# What is the “energy associated with torque?”

I'm told that when a magnetic dipole is placed in a magnetic field $$\vec{B}$$, it experiences a torque $$\vec{\tau} = \vec\mu \times \vec{B}$$ and an associated energy $$H = -\vec{\mu} \cdot \vec{B}$$, where $$\vec{\mu}$$ is the magnetic dipole moment, pointing in the same direction as how the dipole is oriented in space.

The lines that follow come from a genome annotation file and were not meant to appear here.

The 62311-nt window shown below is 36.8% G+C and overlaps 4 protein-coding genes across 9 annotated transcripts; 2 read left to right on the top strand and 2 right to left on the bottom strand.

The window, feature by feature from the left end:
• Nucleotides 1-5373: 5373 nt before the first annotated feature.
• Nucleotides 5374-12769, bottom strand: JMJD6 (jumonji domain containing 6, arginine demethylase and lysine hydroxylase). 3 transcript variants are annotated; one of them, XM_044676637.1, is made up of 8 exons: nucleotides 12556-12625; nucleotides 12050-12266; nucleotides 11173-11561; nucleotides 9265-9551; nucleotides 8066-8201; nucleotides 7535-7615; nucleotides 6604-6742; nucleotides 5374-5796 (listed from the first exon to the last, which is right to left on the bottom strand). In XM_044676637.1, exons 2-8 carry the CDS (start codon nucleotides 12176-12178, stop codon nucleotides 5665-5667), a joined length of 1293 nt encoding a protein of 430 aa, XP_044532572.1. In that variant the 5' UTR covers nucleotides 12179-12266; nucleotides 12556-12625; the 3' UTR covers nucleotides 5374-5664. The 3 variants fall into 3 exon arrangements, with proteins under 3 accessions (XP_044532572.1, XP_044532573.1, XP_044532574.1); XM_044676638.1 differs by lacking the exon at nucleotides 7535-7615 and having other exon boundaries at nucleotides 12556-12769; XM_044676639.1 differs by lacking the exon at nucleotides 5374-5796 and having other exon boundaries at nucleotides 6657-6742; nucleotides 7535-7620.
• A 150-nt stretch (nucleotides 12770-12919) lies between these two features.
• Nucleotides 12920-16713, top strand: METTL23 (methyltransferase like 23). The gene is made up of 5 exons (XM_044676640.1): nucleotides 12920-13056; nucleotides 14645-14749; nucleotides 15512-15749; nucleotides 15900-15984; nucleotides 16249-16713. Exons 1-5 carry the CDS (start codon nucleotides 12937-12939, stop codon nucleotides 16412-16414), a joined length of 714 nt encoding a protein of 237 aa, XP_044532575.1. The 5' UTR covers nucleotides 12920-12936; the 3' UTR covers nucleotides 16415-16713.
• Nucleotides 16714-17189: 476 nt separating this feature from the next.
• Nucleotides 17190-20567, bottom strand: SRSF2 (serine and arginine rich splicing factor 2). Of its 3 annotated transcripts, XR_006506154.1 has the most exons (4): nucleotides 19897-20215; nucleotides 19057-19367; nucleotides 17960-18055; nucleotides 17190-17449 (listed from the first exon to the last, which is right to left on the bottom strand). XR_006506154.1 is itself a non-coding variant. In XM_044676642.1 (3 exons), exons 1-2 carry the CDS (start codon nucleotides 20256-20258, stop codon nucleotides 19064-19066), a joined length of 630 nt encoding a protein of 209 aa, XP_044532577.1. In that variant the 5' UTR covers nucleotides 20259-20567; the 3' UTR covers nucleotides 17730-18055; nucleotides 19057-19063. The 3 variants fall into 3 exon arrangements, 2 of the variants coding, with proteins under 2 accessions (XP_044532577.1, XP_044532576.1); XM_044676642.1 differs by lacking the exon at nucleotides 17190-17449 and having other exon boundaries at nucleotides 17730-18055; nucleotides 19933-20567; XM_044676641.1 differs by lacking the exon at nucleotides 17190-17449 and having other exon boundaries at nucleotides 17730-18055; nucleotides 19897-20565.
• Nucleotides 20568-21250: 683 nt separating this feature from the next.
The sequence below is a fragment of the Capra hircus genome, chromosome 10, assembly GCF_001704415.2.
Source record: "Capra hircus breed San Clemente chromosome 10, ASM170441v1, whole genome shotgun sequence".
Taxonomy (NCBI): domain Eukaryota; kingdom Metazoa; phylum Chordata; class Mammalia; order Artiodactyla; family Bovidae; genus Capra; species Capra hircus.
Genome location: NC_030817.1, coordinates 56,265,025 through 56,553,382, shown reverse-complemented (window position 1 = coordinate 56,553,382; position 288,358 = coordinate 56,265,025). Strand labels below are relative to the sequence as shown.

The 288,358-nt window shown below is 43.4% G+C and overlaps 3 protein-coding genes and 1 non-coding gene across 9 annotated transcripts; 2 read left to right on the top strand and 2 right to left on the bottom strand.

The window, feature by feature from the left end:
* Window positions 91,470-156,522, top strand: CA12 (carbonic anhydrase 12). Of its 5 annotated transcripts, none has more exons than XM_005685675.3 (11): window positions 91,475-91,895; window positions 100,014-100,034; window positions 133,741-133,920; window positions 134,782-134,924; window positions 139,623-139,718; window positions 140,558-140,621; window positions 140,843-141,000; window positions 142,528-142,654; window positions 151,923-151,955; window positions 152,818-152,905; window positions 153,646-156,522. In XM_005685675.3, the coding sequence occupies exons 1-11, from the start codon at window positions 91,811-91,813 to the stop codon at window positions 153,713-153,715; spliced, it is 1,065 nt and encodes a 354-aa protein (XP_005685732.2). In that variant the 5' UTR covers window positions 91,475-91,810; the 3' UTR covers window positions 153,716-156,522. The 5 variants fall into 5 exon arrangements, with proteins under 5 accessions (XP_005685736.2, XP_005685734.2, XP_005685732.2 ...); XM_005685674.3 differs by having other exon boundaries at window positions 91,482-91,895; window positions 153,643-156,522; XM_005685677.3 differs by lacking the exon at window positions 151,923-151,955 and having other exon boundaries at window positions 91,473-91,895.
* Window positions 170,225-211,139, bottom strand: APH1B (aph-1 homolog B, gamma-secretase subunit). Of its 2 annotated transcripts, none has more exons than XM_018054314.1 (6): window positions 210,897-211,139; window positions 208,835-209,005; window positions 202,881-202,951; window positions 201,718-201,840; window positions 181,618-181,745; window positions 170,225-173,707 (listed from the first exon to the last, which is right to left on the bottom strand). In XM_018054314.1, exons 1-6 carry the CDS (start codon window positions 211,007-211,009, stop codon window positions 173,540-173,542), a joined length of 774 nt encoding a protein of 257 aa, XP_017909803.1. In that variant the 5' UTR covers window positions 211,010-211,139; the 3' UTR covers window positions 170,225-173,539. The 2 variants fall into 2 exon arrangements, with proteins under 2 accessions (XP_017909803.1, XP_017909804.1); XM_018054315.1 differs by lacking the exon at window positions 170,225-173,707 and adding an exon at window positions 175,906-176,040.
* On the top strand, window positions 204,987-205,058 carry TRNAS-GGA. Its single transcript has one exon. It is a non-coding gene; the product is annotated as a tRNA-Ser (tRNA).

I thought at first the associated energy might be the total amount of work you'd have to do to spin the dipole from equilibrium to whatever orientation you care about, but this doesn't agree with the math. If $$\vec{\mu}$$ points in the same direction as $$\vec{B}$$, you get a non zero value. What on earth does this associated energy actually mean?